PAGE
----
Haughey's Inishvickillane archive goes on display in Blasket Island centre

Charles Haughey on his island, Inishvickillane, one of the Blasket Islands, Co. Kerry PHOTO: COLMAN DOYLE

Charles Haughey on his island, Inishvickillane, one of the Blasket Islands, Co. Kerry. Photograph: Coleman Doyle


A COLLECTION of papers and photographs documenting the relationship between the late Charles Haughey and Inishvickillane, the most southerly of the Blasket Islands, has gone on display at the Blasket Island centre in Dún Chaoin, west of Dingle.

Nine miles off the coast of Kerry, the 170-acre island, which was purchased by Mr Haughey in the 1970s and is still owned by his family, was also a world stage, a nature reserve and a centre of public fascination, according to the papers, now fully archived and also available in digital format.

The archive contains photographs of French president François Mitterrand strolling reflectively with Mr Haughey on the cliff edge.

There are several pieces of correspondence with the artist Maria Simonds-Gooding and there is much detail of yachting visits, including one from the Asgard 11 which sought shelter when its young crew became seasick.

A file labelled “media” by archivist Dáithí de Mórdha contains a number of requests for visits for interviews and articles. Most were politely and firmly turned down.

A second attempt in 1994 from a well-known journalist gets another refusal from Mr Haughey, who said he tried to keep the island “as private as possible and to divert public attention”.

However, Mr Haughey retained a number of copies of a 1984 Sunday Tribune article by Andy Barclay entitled “The King of Paradise Island” in which Mr Haughey says: “I was asked would I declare a republic here and I said, ‘No, it would be a monarchy’.”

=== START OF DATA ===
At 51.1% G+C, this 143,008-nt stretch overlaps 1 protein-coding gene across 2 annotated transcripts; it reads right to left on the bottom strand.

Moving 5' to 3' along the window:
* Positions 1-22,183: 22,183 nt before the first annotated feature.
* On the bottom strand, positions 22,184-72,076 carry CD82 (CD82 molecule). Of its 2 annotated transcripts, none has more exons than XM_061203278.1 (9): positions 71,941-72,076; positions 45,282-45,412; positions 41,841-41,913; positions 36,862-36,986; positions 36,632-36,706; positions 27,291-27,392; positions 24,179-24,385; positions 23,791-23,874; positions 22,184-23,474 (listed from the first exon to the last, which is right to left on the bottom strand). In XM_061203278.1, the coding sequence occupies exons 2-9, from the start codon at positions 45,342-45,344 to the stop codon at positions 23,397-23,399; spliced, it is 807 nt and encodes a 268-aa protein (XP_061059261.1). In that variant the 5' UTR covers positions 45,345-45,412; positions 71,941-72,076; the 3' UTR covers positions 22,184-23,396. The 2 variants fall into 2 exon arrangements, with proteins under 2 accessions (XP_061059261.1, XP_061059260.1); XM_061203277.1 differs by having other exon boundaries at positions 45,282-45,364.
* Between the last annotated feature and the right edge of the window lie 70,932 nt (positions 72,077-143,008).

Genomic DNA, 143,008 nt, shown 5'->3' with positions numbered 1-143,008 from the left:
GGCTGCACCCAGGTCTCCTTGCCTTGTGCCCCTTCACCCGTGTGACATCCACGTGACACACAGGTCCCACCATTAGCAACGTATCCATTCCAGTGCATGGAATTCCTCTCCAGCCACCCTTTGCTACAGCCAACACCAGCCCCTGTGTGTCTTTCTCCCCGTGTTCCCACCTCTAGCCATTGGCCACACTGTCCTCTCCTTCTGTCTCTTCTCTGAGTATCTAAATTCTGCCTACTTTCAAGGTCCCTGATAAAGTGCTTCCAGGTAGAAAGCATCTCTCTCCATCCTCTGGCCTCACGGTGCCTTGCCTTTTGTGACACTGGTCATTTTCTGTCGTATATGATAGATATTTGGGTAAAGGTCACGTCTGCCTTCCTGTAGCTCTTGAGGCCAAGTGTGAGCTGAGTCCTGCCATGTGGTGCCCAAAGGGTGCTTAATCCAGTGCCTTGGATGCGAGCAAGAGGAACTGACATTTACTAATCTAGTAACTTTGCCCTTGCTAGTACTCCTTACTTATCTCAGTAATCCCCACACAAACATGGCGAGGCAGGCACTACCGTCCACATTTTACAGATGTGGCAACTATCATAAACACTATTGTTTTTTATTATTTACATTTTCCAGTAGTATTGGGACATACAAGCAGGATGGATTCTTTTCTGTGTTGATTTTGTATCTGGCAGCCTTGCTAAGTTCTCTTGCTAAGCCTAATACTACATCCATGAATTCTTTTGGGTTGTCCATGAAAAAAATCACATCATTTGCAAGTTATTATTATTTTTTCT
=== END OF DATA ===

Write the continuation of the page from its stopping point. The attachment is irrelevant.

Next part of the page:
That Mr Haughey jealously guarded his island kingdom is clear from a letter marked “personal” from then defence minister Michael Noonan in November 1985, when Mr Haughey was a TD. The letter was to assure Mr Haughey about recent flights in the vicinity of the island.

Gardaí had carried out an investigation, Mr Noonan writes. “I think you can feel confident that recent flights in the vicinity of Inishvickillane are not a cause for concern.” They were due to fishery protection by the Air Corps.

While journalists were largely turned away, requests from hostellers and foreign hikers were often welcomed – at Mr Haughey’s whim.

There is a letter in 1988 from a nun attached to the Convent of Mercy at Ballyroan in Dublin. She had a great longing to see the Blaskets “without getting seasick”.

“Could you fix it that another sister and I get there by helicopter this month or next? It’s a very cheeky request but it’s a dream I have that I’d love to come true.

“Need I add that we pray every day for you and the government and follow events,” the nun finishes.

It is not clear if Sr M Dolorita’s request was met, but she did get a phone call, according to a note on the letter.

One of the largest files documents Mr Haughey’s attempts over a decade to reintroduce the white-tailed sea eagle and his efforts to attract sponsorship for the 10-year project estimated at £50,000 in the 1980s. Eventually two eagles, Maeve and Aillil, were brought to the island from Germany via Fota Island.

The papers on the island were officially handed over last October by the Haughey family at a ceremony in Ionad an Bhlascaoid, the Blasket Islands interpretive centre.

The entire archive can be viewed on request and some items are on permanent public display.